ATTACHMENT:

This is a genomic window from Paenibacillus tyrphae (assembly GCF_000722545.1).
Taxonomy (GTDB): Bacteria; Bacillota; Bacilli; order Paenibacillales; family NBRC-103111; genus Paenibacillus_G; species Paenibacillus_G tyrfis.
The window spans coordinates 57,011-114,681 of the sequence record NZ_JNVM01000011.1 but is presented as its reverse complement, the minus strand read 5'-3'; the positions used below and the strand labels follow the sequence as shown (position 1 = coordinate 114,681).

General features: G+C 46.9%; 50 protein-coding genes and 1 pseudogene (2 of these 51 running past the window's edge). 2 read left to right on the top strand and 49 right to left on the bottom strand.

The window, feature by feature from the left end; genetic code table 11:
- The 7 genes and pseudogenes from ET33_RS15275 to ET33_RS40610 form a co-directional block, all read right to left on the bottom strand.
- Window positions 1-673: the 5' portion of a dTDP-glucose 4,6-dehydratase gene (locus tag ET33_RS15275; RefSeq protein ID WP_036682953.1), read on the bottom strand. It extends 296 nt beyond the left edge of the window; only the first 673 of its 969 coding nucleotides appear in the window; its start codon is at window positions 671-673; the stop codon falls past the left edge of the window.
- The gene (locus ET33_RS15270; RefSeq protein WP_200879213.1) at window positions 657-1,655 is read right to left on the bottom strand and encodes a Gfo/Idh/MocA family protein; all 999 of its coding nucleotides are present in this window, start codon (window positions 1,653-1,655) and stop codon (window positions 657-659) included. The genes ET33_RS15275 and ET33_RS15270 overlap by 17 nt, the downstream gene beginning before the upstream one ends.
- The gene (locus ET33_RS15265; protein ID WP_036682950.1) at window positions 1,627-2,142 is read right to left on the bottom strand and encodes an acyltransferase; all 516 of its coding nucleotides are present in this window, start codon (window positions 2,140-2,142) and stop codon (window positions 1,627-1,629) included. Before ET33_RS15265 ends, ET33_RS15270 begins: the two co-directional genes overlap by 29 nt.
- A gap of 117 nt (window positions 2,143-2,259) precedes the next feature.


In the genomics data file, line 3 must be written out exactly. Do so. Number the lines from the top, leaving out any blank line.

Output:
The window spans coordinates 57,011-114,681 of the sequence record NZ_JNVM01000011.1 but is presented as its reverse complement, the minus strand read 5'-3'; the positions used below and the strand labels follow the sequence as shown (position 1 = coordinate 114,681).